The effectiveness of an effective anti-Alzheimer’s drug by the results of a clinical study

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An experimental treatment for Alzheimer’s disease developed by Eisai and Biogen slowed the decline of cognitive abilities in patients who participated in a clinical trial, according to new data published on Tuesday.

Scientists discussed, Wednesday, November 30, the detailed results of a clinical study on a new drug confirming its effectiveness in slowing the cognitive decline of patients with neurodegenerative Alzheimer’s disease, but also noted its sometimes severe adverse effects.

The complete results of this advanced clinical study (phase III) conducted on nearly 1,800 people followed for 18 months confirmed a 27% reduction in cognitive decline in patients treated with lecanemab, a drug developed by the Japanese pharmaceutical group Eisai and the American Biogenic.

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This “statistically significant” proportion, according to the two groups, had already been announced at the end of September. But the full study, published Wednesday in the New England Journal of Medicine, also specifies the incidence rates of adverse effects of lecanemab, sometimes serious and notably more frequent than in the group of patients on placebo.

Thus, 17.3% of patients treated with lecanemab suffered from cerebral hemorrhages, compared to 9% in the placebo group. And 12.6% of people who received this experimental drug suffered from cerebral edema, compared to just 1.7% in the placebo group.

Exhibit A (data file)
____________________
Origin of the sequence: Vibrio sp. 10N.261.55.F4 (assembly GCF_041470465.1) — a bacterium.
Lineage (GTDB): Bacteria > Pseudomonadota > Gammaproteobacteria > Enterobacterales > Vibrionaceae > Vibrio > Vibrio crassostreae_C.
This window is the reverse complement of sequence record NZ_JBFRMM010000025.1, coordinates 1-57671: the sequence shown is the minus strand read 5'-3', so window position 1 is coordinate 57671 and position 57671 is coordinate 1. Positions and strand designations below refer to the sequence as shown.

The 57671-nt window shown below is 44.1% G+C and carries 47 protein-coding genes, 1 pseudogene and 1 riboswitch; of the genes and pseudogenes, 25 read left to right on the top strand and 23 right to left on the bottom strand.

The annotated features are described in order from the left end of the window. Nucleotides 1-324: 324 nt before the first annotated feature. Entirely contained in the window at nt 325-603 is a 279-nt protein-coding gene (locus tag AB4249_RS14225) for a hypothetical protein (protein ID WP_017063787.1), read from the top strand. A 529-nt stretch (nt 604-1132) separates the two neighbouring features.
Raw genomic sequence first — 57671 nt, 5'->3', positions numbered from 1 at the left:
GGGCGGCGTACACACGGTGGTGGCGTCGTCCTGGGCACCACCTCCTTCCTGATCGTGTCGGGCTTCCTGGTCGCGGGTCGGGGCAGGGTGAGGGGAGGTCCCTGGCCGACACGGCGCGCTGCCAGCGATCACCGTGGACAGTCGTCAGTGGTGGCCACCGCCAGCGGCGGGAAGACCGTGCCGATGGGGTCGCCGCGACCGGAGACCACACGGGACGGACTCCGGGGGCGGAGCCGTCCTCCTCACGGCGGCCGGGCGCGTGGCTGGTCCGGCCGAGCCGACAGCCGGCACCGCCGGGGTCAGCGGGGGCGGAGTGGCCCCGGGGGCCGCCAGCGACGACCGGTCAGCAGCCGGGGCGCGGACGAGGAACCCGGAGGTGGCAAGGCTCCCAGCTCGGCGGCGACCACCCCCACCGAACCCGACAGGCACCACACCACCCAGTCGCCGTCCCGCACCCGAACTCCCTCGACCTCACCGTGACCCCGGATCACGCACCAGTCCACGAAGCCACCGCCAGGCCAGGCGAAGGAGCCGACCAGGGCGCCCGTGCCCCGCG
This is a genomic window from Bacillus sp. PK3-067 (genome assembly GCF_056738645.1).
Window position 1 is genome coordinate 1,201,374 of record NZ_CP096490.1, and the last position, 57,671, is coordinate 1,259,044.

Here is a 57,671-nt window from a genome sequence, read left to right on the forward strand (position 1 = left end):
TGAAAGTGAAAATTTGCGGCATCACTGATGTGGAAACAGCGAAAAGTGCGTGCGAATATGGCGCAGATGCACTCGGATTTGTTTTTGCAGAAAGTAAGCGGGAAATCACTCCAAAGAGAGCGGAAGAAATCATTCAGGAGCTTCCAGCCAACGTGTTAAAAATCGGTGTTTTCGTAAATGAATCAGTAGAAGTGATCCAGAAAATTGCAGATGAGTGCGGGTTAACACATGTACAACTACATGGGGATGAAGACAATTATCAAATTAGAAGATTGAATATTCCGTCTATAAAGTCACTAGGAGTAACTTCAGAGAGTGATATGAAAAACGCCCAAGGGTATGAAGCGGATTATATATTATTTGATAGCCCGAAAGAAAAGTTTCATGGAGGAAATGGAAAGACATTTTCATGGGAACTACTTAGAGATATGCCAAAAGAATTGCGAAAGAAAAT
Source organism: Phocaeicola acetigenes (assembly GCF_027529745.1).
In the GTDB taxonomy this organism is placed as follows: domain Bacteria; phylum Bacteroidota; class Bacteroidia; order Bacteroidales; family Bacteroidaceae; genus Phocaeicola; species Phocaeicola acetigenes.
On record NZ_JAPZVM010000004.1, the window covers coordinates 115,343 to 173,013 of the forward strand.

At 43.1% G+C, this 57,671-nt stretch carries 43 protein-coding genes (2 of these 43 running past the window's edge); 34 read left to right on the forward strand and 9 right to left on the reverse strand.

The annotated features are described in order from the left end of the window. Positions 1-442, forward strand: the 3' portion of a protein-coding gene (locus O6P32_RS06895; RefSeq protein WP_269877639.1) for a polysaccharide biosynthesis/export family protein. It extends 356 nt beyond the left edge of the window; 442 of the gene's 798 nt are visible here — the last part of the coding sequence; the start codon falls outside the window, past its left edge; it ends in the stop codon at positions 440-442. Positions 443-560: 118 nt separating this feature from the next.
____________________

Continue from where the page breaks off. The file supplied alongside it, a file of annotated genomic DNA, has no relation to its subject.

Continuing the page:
However, the overall mortality rate is practically the same in the two groups of patients in the study (0.7% in people fed with lecanemab, 0.8% for those on placebo).

“A real treatment option”

“It’s the first drug to deliver a real treatment option for people with Alzheimer’s,” said Bart De Strooper, director of the UK’s Dementia Research Institute.

“Although the clinical benefits appear somewhat limited, they can be expected to become more apparent if the drug is administered over a longer period,” the professor revealed.

In Alzheimer’s disease, two key proteins – tau and another called beta-amyloid – gradually build up abnormally in the brain, causing brain cell death and brain shrinkage.

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This causes, among other things, memory loss and an increased ability to perform daily tasks. This disease is one of the main public health problems, affecting more than 40 million people worldwide.

Lecanemab targets deposits of beta-amyloid protein but only in the early stages of Alzheimer’s, which could prevent its use because this disease is often late onset.

With AFP


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